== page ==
Nick Pullia, Director of Communications, can also testify to the challenges posed by such a unique festival. To this end, ticket pricing has been a big focus of management. “One of the most important things we do is to keep prices low for classical music so that price is never a barrier to introducing this music to new audiences,” Pullia says. “Our mantra is “10/25/Free.” That means $10 gets an adult lawn ticket to most every classical concert and reserved seats for our chamber series in Bennett Gordon Hall, and $25 gets you a pavilion seat to concerts by the incomparable Chicago Symphony Orchestra, which Ravinia has hosted in its summer residency since 1936. Children and students through college are admitted free to the lawn for every classical concert. We also employ promo codes that ensure discounts to various communities we are trying to engage.”
It’s this mix of programming that has been crucial to Ravinia’s longtime success. That and the old mantra of the real estate industry: location, location, location. “Geography is a key player,” Pullia says. “We’re close to downtown Chicago but nestled on the North Shore in beautiful Highland Park, which is supportive of arts and culture. We were originally built by a train company as an excuse to spur ridership, and the train still stops right at our front gate, which immediately solves most of the transportation issues faced by similar venues. We’ve also maintained an open, family-friendly experience where people can still pack their own picnics or have a pre-concert dinner in one of our restaurants. So, an evening at Ravinia is more like a five-hour social event than just a two-hour concert. And, despite our long history, Ravinia as an institution is incredibly nimble. We can turn ideas into real improvements almost instantly.”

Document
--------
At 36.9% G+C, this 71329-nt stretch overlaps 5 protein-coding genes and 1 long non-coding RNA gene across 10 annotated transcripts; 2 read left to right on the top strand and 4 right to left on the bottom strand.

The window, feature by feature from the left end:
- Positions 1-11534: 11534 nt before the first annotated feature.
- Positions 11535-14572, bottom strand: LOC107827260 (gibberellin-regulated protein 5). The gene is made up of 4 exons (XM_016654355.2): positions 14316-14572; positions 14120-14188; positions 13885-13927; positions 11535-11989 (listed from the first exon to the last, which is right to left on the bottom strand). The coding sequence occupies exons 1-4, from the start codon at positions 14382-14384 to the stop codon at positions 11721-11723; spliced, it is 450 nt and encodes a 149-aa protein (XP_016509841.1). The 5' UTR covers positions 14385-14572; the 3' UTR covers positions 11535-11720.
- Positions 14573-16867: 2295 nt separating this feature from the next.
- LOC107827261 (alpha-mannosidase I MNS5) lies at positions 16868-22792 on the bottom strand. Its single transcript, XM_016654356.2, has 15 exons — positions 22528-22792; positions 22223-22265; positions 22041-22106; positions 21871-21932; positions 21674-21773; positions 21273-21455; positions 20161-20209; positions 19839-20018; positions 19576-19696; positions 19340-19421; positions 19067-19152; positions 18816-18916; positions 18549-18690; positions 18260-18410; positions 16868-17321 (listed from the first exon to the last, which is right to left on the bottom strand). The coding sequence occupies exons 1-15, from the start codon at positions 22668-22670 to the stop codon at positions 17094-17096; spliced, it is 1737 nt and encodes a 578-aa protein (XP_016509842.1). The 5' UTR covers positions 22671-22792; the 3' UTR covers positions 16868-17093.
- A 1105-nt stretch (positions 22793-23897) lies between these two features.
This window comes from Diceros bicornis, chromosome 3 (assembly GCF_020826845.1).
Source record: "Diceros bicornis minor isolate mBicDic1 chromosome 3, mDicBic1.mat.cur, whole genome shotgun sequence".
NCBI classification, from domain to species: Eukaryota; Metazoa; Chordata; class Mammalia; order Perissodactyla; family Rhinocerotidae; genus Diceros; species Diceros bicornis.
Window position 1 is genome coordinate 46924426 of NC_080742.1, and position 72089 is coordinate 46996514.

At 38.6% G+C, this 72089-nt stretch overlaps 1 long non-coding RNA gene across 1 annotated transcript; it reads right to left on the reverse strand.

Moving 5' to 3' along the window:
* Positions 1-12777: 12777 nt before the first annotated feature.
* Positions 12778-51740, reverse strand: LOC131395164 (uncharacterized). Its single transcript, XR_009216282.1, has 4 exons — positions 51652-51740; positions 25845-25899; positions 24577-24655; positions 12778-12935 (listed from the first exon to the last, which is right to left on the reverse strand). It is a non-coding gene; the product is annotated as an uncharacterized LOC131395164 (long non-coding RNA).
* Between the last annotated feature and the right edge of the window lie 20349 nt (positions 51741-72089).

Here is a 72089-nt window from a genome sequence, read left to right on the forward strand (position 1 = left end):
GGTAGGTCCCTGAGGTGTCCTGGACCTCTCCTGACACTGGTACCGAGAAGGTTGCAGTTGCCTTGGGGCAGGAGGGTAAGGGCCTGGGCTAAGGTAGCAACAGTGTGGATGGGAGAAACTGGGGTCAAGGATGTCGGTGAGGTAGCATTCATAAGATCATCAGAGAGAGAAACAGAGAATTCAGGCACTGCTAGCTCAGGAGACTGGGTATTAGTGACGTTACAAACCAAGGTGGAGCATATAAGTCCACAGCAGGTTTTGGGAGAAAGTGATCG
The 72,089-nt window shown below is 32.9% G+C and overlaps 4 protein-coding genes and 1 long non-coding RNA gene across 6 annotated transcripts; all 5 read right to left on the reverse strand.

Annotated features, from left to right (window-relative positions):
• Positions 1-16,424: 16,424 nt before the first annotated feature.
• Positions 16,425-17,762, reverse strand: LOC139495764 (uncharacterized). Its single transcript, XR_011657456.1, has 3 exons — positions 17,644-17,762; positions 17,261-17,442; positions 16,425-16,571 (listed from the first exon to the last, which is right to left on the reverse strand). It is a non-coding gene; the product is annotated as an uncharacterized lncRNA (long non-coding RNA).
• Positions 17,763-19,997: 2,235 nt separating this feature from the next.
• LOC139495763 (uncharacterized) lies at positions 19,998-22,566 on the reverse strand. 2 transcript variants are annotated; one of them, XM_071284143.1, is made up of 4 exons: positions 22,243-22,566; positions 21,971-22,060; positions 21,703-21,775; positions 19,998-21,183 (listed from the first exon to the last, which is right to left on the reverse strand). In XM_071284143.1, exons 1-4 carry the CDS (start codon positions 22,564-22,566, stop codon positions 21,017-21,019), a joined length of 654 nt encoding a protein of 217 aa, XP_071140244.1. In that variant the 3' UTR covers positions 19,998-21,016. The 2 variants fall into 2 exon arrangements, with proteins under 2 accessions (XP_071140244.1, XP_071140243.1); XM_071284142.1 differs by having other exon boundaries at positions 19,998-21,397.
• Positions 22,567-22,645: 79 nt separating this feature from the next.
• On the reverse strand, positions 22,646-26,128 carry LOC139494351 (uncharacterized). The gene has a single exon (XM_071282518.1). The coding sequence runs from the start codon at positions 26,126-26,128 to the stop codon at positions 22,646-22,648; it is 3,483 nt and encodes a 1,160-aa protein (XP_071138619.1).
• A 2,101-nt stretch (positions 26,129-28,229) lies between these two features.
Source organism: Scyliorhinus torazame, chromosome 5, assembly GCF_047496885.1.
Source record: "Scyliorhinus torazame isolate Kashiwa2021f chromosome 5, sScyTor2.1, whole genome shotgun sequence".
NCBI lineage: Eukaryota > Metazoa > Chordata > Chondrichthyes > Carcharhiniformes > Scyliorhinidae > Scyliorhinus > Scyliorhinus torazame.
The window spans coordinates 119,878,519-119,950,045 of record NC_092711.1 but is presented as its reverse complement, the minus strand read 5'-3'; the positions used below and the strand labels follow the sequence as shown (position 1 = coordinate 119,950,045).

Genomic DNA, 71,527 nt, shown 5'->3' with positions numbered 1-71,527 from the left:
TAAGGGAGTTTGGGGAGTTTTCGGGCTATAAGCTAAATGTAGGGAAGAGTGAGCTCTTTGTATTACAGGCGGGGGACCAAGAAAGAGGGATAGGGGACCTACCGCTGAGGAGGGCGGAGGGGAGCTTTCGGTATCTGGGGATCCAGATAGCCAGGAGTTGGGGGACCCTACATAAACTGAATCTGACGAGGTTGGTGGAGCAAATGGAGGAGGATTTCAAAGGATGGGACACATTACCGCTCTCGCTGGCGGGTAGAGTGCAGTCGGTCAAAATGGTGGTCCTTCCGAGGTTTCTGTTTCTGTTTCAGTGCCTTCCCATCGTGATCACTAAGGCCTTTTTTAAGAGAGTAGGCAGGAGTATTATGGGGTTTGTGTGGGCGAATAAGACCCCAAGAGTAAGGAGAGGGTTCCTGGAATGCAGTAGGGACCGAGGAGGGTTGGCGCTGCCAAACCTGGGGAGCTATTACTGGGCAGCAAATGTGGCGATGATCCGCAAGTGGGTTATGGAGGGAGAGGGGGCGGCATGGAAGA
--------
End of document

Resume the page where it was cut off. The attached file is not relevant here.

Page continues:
Improvements do indeed abound year in and year out. According to Pullia, the organization has invested more than $65 million into Ravinia’s infrastructure over the past decade thanks to the vision of President and CEO Welz Kauffman and three different all-volunteer boards. “The improvements range from adding video screens that flank the pavilion stage and beefing up our most intimate hall to function like a true music theater to paving parking lots and building a grand entrance with a pedestrian overpass to that all-important train,” Pullia says. “We’ve also created new restaurants from fast grab-and-go to four-course dinners. Later this year, we will open the state-of-the-art Ravinia Music Box Experience Center to further encourage people to ‘bump into’ music that might otherwise be outside their comfort zone.”